There’s a little boy in the class, he is crazy talented. He’s a preacher, he preaches for churches on Sundays and we had to cut him out, but I hope to be able to play some outtakes of him. He’s great.
And also there was a story about a family – I guess this was the story that hurt the most to cut – it was a story about a little boy named Donta whose family lived on the same block as Chelsee’s family, that’s the little girl whose cousin was killed. The first time I met the mom, I told her what I was doing and she said basically "Hi, how are you doing? We’re trying to move from here."
And it was really clear the violence had gotten way too close and she feared, really, for her children. They moved at the end of the school year and I captured some tape of Donta that I think really encapsulates really the pain that’s felt from having to separate from a community that you’ve grown up in and you love, but also has become just untenable to live in because of the violence.
Another storyline I hoped to include that I wasn’t able to was just the way North Lawndale came to be the neighborhood it is today. This was the Promised Land. This is a neighborhood full of people who came from the south during the tail end of the Great Migration and settled in North Lawndale. And now what we’re seeing is an absolute exodus from the neighborhood. It’s a reverse migration, an out migration, and honestly an abandonment of the hope that brought people north initially. I think that’s an underlying tragedy that if I had more time I wish I could have included in the piece. It’s an even broader context.
CT: Days before students were set to take the PARCC standardized test, you walked in on Penn staff looking over the actual exam, despite order to keep it under lock and key until distribution. What were your feelings on including that part of the story in your reporting?
LL: I actually had not anticipated writing about standardized testing at all in this story about poverty and education. But very quickly – honestly the first day of school – this was so center stage, it was so clearly the thing that was dominating everything, that it became clear I had to write about it in some way.
And I walked in on the teacher meeting and saw the teachers looking at the PARCC test ahead of time; it became even more of a reason to write about the standardized testing. I felt it was something that, as a reporter, I couldn’t ignore. But I also wanted to stay true to the original intent of my story and look at what I told Penn I was there to look at, which is the intersection of poverty and education.
I wrote honestly about how I felt. I did not want to be seeing that. To me it was a completely demoralizing day, that’s how I felt when I went home.
It also made me wonder, as a reporter, how often this happens. I wonder if this happens in lots of schools and we never find out about it because no one is there to walk in with a microphone and a camera.
CT: Were there any other issues that you didn’t originally plan on writing about, but became so large they had to be included?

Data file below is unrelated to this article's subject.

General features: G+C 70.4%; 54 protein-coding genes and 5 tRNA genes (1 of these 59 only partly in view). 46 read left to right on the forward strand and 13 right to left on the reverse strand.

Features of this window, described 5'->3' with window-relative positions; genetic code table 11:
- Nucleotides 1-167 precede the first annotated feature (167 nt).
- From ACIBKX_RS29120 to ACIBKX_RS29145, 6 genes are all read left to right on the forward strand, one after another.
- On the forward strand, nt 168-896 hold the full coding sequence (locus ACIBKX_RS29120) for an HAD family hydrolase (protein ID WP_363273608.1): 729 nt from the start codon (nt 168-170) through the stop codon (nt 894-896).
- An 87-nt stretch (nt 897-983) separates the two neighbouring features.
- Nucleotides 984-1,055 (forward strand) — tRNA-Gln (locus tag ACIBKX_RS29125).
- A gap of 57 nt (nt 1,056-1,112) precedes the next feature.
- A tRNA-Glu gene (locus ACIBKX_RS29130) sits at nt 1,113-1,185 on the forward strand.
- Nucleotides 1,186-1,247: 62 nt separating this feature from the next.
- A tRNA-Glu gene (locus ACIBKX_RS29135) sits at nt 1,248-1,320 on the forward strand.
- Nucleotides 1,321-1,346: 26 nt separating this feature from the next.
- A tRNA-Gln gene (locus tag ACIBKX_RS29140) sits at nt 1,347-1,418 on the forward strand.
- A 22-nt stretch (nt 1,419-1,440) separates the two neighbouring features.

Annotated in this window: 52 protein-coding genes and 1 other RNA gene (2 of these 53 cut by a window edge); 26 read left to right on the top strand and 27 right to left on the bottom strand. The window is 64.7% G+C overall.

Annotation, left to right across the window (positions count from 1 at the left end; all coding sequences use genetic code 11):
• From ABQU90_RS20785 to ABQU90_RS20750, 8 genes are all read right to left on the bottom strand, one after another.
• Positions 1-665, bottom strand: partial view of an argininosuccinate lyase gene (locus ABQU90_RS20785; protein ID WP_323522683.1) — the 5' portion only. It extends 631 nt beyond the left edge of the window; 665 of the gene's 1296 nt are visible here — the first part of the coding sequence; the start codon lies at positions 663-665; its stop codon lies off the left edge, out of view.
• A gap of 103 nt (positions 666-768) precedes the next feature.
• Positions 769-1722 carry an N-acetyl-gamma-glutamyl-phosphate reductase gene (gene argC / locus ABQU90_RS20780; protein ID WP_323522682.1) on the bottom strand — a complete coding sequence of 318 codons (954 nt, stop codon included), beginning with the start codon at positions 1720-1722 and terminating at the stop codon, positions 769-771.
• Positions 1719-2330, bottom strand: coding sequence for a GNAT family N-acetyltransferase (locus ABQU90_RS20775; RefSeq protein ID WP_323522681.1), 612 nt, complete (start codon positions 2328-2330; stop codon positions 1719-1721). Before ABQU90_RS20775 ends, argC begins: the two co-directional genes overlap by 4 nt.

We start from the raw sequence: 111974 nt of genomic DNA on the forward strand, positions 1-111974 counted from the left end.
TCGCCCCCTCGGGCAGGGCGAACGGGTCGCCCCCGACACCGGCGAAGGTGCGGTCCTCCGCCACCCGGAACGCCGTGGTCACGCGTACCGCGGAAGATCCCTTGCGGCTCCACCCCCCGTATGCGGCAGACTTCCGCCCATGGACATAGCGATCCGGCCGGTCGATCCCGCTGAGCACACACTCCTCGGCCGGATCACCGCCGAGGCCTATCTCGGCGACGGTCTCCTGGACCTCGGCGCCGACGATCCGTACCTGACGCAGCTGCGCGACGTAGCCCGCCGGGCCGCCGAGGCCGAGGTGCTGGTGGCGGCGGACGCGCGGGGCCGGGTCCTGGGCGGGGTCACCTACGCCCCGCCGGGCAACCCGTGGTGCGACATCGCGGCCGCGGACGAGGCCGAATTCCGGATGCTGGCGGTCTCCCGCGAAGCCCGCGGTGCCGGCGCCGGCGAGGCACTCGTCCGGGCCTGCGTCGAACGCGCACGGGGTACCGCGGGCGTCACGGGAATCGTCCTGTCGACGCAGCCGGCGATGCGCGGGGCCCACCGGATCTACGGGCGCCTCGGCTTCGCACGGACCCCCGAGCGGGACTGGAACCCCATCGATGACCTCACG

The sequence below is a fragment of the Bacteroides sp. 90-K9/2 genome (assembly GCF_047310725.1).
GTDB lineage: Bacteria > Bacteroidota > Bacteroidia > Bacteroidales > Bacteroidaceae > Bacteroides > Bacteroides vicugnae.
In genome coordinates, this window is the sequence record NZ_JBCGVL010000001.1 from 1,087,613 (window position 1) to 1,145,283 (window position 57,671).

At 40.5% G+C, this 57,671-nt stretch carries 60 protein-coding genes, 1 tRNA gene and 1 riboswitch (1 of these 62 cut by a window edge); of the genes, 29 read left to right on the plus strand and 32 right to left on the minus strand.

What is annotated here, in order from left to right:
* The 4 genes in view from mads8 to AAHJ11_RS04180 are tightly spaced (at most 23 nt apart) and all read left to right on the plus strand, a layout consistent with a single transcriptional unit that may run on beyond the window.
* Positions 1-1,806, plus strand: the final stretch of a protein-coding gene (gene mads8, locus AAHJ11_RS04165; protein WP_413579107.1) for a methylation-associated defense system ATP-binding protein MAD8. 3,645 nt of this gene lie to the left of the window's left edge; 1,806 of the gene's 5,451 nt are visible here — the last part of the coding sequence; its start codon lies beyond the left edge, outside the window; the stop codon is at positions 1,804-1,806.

LL: I would say the extent of hunger, the severity of hunger and what it feels like to be in a community with no cash. That struck me in a way that moved me and that made me realize the issues are much more severe than I had understood.
CT: Have you kept in contact with any of the students you worked with at Penn?
LL: Yes all of them with one exception – Kelsey, the little boy who gives the shout outs to his mom on the microphone. I’ve lost touch with him. His foster family was switched and I don’t know actually if he’s back with his real mom yet or if he’s with another foster family. I tried to reach him through the connections that I had through the foster family at Penn and his prior school, but I didn’t find Kelsey. I lost track of him.
But all of the others you hear about and more kids, I am definitely still in touch with. They are sixth graders (now). All the ones I talked about in that story, they all passed to the sixth grade now.
CT: What has the response been to this story thus far?
LL: It’s been an overwhelmingly positive response to the story and I think a heartfelt outpouring of concern for the kids and the school and policy.
Increasingly Americans are segregated by class, residentially, and rich kids and poor kids really don’t go to school together at all. In very, very few circumstances in the U.S. does that happen anymore. And I think what the story does is try to connect, try to build a bridge to a community that’s socially and economically isolated. And I think a lot of people in this country want more connection, they’re not necessarily looking to isolate themselves from communities like North Lawndale, but that is in fact what happened and I hope this story can be a bridge.
CT: What do you want readers/listeners to take away from this story?
LL: Primarily I want people to understand how fundamental poverty is to achievement in schools and how decades of school reforms have not shaken that.
I’d like people to question what King questioned and what I feel the school evidence, the test score evidence forces us to question, which is whether the country must address poverty more head on? Whether we rely too much on schools to address poverty?
Follow Matt Masterson on Twitter: @ByMattMasterson
July 12: It's not the first education funding reform committee in Illinois, but the governor says he’s hoping this one will be the one to get the job done.
June 22, 2015: In the first of a four-part series, Daily Herald reporter Melissa Silverberg and WBEZ's Linda Lutton take a look at poverty and education in Illinois.
Nov. 5, 2013: Researchers at two local universities are looking into how poverty impacts young minds. We have the story. Learn more about the studies, and view a photo gallery.